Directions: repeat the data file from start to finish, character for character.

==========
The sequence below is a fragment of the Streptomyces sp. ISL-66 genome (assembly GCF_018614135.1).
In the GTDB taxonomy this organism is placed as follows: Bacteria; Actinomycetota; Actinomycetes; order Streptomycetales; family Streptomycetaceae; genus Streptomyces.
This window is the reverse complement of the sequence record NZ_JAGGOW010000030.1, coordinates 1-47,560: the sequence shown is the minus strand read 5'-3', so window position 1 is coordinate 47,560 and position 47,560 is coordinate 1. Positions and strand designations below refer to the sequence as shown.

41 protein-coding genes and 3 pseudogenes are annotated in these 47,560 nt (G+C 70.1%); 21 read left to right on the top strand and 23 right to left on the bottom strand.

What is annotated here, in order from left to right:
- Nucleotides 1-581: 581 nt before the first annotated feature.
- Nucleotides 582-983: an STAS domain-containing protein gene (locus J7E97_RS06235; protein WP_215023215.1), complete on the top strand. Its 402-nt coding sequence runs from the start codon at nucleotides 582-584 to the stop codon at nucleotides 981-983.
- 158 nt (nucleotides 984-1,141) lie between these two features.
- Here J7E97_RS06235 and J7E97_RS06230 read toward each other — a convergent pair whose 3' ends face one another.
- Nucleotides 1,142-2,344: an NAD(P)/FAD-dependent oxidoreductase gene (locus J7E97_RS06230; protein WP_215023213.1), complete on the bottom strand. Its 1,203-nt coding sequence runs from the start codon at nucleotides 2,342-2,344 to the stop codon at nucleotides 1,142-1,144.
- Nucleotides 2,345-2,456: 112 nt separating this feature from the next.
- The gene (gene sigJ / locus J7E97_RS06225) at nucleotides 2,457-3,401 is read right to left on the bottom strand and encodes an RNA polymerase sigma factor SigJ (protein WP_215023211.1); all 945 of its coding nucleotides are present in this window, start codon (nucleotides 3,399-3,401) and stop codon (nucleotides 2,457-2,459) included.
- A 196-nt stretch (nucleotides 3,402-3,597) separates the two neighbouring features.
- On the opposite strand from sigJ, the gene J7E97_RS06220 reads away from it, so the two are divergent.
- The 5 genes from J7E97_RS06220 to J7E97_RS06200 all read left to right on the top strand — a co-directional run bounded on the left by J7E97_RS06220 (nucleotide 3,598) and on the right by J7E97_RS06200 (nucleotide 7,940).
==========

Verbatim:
The sequence below is a fragment of the Streptomyces sp. ISL-66 genome (assembly GCF_018614135.1).
In the GTDB taxonomy this organism is placed as follows: Bacteria; Actinomycetota; Actinomycetes; order Streptomycetales; family Streptomycetaceae; genus Streptomyces.
This window is the reverse complement of the sequence record NZ_JAGGOW010000030.1, coordinates 1-47,560: the sequence shown is the minus strand read 5'-3', so window position 1 is coordinate 47,560 and position 47,560 is coordinate 1. Positions and strand designations below refer to the sequence as shown.

41 protein-coding genes and 3 pseudogenes are annotated in these 47,560 nt (G+C 70.1%); 21 read left to right on the top strand and 23 right to left on the bottom strand.

What is annotated here, in order from left to right:
- Nucleotides 1-581: 581 nt before the first annotated feature.
- Nucleotides 582-983: an STAS domain-containing protein gene (locus J7E97_RS06235; protein WP_215023215.1), complete on the top strand. Its 402-nt coding sequence runs from the start codon at nucleotides 582-584 to the stop codon at nucleotides 981-983.
- 158 nt (nucleotides 984-1,141) lie between these two features.
- Here J7E97_RS06235 and J7E97_RS06230 read toward each other — a convergent pair whose 3' ends face one another.
- Nucleotides 1,142-2,344: an NAD(P)/FAD-dependent oxidoreductase gene (locus J7E97_RS06230; protein WP_215023213.1), complete on the bottom strand. Its 1,203-nt coding sequence runs from the start codon at nucleotides 2,342-2,344 to the stop codon at nucleotides 1,142-1,144.
- Nucleotides 2,345-2,456: 112 nt separating this feature from the next.
- The gene (gene sigJ / locus J7E97_RS06225) at nucleotides 2,457-3,401 is read right to left on the bottom strand and encodes an RNA polymerase sigma factor SigJ (protein WP_215023211.1); all 945 of its coding nucleotides are present in this window, start codon (nucleotides 3,399-3,401) and stop codon (nucleotides 2,457-2,459) included.
- A 196-nt stretch (nucleotides 3,402-3,597) separates the two neighbouring features.
- On the opposite strand from sigJ, the gene J7E97_RS06220 reads away from it, so the two are divergent.
- The 5 genes from J7E97_RS06220 to J7E97_RS06200 all read left to right on the top strand — a co-directional run bounded on the left by J7E97_RS06220 (nucleotide 3,598) and on the right by J7E97_RS06200 (nucleotide 7,940).